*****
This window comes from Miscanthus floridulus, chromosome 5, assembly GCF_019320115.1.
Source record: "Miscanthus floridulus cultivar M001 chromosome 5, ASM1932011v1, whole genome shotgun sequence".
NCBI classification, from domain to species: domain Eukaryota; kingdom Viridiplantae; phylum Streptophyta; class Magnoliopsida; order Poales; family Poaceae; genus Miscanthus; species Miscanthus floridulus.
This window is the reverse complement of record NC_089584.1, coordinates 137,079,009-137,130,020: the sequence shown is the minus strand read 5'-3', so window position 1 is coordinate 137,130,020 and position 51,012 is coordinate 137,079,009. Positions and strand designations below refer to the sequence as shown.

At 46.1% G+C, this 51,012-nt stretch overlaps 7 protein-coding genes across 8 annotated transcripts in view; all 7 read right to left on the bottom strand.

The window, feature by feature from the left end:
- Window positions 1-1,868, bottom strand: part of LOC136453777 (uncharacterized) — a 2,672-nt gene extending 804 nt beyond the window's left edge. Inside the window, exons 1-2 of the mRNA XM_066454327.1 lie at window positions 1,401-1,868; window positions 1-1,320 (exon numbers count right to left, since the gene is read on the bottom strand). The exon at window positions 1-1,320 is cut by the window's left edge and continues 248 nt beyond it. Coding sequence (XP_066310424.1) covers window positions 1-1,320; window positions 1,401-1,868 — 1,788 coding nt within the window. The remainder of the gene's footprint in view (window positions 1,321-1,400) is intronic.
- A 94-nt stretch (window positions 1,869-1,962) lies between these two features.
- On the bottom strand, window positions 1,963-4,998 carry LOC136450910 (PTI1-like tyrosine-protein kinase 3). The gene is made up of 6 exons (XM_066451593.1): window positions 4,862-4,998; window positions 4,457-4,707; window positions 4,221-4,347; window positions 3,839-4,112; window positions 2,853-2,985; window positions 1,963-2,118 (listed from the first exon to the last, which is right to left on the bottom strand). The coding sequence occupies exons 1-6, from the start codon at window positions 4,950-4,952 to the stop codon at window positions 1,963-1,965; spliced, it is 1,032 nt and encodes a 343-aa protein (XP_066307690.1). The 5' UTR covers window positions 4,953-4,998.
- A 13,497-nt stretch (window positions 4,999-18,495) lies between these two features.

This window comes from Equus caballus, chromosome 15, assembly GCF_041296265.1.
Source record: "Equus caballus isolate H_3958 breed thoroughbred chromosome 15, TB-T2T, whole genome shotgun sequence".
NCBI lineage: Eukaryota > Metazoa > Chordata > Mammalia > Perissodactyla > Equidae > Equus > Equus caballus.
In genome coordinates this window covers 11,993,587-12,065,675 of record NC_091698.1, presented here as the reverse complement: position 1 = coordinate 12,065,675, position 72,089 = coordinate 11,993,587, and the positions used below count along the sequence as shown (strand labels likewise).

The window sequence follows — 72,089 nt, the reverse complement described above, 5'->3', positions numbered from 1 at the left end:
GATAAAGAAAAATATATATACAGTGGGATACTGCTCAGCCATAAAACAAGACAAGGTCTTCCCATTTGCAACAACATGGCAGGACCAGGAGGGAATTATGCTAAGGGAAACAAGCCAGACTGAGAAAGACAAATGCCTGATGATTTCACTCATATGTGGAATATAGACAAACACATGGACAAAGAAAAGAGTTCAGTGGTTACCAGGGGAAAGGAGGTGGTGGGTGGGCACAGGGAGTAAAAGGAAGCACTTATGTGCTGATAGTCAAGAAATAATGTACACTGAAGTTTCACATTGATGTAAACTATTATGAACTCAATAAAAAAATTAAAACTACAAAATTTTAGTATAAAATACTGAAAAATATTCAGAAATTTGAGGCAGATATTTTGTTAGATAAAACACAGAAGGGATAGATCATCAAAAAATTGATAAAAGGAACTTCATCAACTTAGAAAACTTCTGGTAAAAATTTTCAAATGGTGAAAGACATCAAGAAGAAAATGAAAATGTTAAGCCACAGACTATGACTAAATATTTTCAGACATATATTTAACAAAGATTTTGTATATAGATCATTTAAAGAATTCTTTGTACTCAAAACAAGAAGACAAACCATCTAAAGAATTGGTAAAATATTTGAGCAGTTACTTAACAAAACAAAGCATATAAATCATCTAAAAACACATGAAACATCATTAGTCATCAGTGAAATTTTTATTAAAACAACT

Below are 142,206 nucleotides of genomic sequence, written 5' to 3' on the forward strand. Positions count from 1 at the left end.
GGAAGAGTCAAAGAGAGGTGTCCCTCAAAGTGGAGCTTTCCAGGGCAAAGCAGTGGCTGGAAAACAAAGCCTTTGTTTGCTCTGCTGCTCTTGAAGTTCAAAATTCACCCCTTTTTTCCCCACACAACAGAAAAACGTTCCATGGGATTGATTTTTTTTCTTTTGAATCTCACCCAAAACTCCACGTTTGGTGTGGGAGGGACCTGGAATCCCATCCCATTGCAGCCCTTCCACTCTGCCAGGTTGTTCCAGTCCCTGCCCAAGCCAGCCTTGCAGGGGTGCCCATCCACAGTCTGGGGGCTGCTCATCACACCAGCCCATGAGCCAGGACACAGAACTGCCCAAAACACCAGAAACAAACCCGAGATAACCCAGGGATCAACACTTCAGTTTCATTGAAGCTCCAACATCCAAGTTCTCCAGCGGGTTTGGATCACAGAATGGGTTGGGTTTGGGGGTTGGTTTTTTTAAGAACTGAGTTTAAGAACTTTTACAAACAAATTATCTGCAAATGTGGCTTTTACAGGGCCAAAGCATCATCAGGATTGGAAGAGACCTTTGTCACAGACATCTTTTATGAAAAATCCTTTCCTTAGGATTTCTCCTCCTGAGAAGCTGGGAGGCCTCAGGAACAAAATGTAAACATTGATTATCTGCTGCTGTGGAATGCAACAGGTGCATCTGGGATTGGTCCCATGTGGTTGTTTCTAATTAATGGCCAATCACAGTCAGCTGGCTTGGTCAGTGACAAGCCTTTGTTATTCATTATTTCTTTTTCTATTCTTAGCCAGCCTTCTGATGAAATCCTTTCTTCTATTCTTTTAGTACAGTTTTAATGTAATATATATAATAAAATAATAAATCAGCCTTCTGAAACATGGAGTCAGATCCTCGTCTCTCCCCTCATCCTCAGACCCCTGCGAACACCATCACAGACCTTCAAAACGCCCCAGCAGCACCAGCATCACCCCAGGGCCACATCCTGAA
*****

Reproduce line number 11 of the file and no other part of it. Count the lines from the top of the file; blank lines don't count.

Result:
This window comes from Equus caballus, chromosome 15, assembly GCF_041296265.1.